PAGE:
By Jamie Welch, Editor-in-Chief
Gettysburg College has recently announced a multi-million dollar renovation and new construction project to improve campus facilities including the Eisenhower House, the Dining Center and the College Union Building.
The largest project and that with the most impact to the campus community will be the College Union Building renovation.
The project consists of demolishing the part of the building that currently houses the Junction, the Bullet Hole, Ike’s and the old swimming pool and replacing it with a new 26,000-square-foot, two-story addition.
The first floor will feature food service space for the Bullet Hole, Ike’s and Commons. Director of Facilities Planning & Management James Biesecker said in a town hall event held March 6 that there will be seating for approximately 350 people in the new space, in contrast to the existing 275 seats currently available.
The design of the space is very open, with vaulted ceilings and vistas of glass working in concert to create a very light and airy feel to the space. On the left side of the rendering of the seating area is the new Bullet Hole serving area.
A new multipurpose space will replace the existing Junction and will be the new home of Commons. This space can be glimpsed at the very back of the rendering of the first floor seating area.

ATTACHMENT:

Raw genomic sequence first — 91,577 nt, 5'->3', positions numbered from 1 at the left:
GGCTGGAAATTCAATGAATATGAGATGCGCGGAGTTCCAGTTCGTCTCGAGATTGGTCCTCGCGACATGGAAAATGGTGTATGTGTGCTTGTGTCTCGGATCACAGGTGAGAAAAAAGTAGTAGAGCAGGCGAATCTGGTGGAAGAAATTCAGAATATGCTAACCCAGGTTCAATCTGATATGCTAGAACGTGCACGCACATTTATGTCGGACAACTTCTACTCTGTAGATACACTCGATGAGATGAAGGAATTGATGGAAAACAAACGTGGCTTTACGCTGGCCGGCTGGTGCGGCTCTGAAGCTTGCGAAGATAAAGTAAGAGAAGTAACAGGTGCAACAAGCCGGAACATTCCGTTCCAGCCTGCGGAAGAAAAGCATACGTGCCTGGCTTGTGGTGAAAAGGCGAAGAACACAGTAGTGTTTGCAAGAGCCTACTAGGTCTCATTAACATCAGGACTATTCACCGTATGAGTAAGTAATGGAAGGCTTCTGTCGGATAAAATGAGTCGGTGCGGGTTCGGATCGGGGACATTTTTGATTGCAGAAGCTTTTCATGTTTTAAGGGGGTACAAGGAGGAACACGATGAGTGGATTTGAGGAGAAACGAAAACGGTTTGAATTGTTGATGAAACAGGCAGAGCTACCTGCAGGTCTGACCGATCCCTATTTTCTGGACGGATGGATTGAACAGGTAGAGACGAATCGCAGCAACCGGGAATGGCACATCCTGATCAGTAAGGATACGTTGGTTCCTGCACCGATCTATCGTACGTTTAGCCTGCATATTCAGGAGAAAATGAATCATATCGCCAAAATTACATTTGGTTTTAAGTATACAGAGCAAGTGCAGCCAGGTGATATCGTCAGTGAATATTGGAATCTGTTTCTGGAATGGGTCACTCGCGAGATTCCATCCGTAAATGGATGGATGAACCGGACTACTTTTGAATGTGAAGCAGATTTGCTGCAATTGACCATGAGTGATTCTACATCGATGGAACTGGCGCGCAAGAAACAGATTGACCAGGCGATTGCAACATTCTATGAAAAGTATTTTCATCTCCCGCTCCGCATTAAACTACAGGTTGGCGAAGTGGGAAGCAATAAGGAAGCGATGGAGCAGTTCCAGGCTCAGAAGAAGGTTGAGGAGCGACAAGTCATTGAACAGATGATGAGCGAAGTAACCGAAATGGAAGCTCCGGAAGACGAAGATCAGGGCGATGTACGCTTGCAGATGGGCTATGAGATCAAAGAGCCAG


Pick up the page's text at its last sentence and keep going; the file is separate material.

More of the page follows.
The second floor will be the new home of the Center for Career Development, Garthwait Leadership Center, Gettysburg Recreational Adventure Board (GRAB) and the Office of Student Activities & Greek Life. There will be dedicated interview rooms for use by the Center for Career Development in addition to new meeting spaces for the Campus Activities Board and student government.
The outside of the new space will feature a sizable patio with large steps that Biesecker hopes will be a new spot for student programming.
Biesecker said that a lot of time and effort went into designing the space.
“There’s a large team that’s been working on this for over a year,” he said.
Associate Dean of College Life Jim Duffy was on the steering committee for the new addition and he is excited about the new Bullet Hole space, which will make for a “better student experience.”
The project begins the Monday after Commencement, and the college hopes to complete it by August 2018.
Another major campus project that is already ongoing is the construction of a new 5,500-square-foot addition on the west side of the Dining Center. The addition will be used as the temporary Bullet Hole facility while the College Union Building addition is under construction, and will transition into Specialty Dining and campus banquet space after construction on the CUB is completed.
As a consequence of the construction projects, Biesecker announced changes to Dining Services operations over the summer and during the 2017-2018 academic year.
This summer, the Bullet Hole and Specialty Dining will be closed to allow for the completion of construction of the temporary Bullet Hole space and for demolition of the College Union Building.
The Dive, Commons and the Servo Express Food Truck will feature extended hours and expanded menus over the summer. The Office of Residential & First-Year Programs said these facilities will be open 8 a.m to 2 p.m., Monday through Friday.